Traits & behavior
Lovebirds like to be stroked and held and want to interact with their Pet Parents as much as possible. They require one hour or more of daily interaction.
Smart and easily trained, these birds should be taught basic commands such as "step up" onto your hand and "step down" when putting them back into their cage. This will ensure easier handling.
Most lovebirds will chirp, however, cannot be trained to whistle or talk.
Lovebirds like to play with and make nests from strips of unprinted paper.
Things to remember
Don't forget that children, pets and unfamiliar guests should be supervised when interacting with your lovebird.
Before purchasing, be aware that a lovebird requires a long-term commitment of approximately 15-20 years.
Safety & cleanliness
Please remember that all pets may bite or scratch, and may transmit disease to humans. Keep your pet's home clean and wash your hands before and after handling your pet or cleaning his home. Infants, young children, pregnant women, people with compromised immune systems, and the infirm or elderly are at greater risk of infections and should use caution when in contact with the pet or its habitat. Consult your doctor for more information.
Feed your bird 2-3 teaspoons per day per bird of a pellet or seed-based, fortified cockatiel diet everyday.
Fruits & vegetables*
About 5-10% of a lovebird's diet should be bite-sized fruits and veggies like apples, grapes, sweet potatoes, broccoli, spinach, dandelion, mustard greens and shredded carrots. Offer daily or every 2-3 days.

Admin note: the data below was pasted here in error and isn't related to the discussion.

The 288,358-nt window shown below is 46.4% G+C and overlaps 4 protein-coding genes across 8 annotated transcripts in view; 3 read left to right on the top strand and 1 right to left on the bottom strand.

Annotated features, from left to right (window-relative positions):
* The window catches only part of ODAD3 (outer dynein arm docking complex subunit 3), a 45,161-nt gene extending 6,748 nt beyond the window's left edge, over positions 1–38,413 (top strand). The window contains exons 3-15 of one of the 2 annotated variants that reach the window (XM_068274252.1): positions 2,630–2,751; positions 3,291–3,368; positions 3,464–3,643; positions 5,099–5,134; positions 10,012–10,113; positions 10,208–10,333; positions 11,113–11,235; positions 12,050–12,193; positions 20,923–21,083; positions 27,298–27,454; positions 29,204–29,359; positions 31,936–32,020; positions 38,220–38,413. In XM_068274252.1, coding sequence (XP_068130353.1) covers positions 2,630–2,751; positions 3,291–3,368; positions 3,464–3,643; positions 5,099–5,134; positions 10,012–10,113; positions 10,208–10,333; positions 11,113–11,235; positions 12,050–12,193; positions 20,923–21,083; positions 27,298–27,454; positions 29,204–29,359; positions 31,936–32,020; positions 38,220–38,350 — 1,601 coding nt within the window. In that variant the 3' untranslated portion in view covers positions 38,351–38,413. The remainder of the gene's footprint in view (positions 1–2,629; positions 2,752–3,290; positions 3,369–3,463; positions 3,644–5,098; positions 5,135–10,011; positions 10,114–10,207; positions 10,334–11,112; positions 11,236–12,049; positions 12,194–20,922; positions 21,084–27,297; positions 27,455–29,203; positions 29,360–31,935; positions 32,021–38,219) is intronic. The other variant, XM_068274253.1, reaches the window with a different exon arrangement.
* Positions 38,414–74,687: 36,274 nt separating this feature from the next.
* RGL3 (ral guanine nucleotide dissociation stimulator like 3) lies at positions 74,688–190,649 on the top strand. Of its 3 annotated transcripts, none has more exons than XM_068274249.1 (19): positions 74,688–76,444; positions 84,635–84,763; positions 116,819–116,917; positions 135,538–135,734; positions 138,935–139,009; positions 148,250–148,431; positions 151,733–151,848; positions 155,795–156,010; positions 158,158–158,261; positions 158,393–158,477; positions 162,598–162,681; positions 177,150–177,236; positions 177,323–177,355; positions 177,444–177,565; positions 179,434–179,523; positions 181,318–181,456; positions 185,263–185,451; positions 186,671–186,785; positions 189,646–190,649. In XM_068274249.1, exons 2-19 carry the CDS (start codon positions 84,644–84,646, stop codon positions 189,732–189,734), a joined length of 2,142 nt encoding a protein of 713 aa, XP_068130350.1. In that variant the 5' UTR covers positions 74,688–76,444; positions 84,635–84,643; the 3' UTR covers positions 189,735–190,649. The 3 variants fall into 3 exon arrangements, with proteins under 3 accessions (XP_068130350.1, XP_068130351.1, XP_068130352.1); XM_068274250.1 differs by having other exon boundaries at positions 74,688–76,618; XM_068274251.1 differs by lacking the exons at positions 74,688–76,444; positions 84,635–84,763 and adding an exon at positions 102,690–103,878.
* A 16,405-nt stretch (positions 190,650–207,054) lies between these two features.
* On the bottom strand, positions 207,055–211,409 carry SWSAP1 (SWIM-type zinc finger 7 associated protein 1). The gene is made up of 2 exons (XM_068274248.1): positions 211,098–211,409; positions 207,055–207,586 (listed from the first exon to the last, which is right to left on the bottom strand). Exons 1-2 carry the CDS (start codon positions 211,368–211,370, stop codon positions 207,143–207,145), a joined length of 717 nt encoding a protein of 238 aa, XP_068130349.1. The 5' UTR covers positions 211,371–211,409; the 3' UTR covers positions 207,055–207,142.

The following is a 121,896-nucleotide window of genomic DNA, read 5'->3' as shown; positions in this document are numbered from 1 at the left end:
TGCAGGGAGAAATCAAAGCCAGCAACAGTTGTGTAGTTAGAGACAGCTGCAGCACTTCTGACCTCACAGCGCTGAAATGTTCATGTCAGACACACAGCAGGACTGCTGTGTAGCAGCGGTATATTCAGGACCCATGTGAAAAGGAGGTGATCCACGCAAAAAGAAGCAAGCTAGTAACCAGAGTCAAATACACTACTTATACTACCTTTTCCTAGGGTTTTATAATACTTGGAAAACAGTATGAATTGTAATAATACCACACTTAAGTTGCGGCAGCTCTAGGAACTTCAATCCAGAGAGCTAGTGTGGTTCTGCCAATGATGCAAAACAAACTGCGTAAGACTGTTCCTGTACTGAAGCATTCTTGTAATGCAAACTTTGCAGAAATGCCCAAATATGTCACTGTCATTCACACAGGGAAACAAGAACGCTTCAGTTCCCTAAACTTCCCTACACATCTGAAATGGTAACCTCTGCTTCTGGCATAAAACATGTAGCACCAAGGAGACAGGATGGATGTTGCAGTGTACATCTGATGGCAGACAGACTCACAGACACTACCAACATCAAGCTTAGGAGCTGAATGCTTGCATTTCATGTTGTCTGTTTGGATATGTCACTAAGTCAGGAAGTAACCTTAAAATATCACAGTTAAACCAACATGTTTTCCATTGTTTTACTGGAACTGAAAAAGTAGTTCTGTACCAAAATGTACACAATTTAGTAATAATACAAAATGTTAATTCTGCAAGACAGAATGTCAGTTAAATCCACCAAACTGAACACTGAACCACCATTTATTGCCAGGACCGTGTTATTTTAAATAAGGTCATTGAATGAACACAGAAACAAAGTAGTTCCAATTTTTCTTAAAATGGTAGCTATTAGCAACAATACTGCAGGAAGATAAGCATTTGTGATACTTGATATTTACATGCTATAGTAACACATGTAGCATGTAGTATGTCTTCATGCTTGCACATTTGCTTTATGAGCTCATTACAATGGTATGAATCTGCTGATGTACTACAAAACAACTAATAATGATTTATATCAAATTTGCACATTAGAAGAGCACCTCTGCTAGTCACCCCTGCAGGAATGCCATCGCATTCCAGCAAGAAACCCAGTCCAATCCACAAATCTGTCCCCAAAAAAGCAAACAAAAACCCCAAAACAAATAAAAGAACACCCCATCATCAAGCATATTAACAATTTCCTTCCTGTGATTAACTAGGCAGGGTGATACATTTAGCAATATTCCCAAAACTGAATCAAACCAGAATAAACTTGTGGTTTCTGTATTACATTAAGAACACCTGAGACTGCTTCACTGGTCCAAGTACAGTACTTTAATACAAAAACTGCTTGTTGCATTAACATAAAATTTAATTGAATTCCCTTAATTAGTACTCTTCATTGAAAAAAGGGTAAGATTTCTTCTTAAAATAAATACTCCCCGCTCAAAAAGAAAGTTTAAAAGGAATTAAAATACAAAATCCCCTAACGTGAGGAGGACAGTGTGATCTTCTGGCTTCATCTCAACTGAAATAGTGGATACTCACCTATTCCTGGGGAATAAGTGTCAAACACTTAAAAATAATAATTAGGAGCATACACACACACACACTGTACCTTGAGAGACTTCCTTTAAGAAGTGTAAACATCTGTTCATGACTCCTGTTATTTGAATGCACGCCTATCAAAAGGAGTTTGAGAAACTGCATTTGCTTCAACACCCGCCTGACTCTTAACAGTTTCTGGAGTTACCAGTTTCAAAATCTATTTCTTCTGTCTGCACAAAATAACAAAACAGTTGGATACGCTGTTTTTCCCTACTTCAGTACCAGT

Be sure to provide a cuttle bone or mineral block in your lovebird's cage at all times.
Lovebirds should always have access to clean, fresh water in a bottle or bowl.
*Remember that fresh food requires its own dish and should be removed from the habitat within four hours to avoid spoilage.
Signs of a healthy lovebird:
- Clear, bright eyes
- Clean, smooth feathers
- Eats throughout the day
- Normal droppings that are not excessively runny for more than a couple of days
- A curious and active disposition
Things to watch for:
- Decreased appetite; weight loss
- Decreased activity and grooming behavior
- Change in droppings in excess of two days
- Sitting at the bottom of cage
- Discharge from nose or mouth; frequent sneezing
- Feathers fluffed for prolonged periods of time
If you notice any of the signs described above, consult an Avian Veterinarian.
Your lovebird's cage must be large enough for her to comfortably stretch her wings, climb and play with her toys. The bigger the cage, the better. Minimum cage size is 18"W x 22"L x 18"H.
Since these birds are very social, they prefer to be kept in a colony setting of two or more lovebirds per cage.
Place two perches at different heights, so that your lovebird will be unable to soil her food bowls. Provide perches of differing widths, diameters and textures to help keep her feet healthy.
Place your bird's cage at or below eye level, away from drafts, open windows and the kitchen. Be aware that lovebirds are sensitive to smoke and strong odors. Cover the cage at night to prevent drafts.
Give her at least 2-3 toys to keep her busy. But, not too many--she should be able to move about freely without bumping into any in the cage. Rotate toys often to keep
Provide a birdbath 2-3 times per week. Offer a warm water bath or gently mist her with warm water from a clean spray bottle.
Food & water containers
It is important to clean you bird's containers every day, even if the dish or bottle looks full.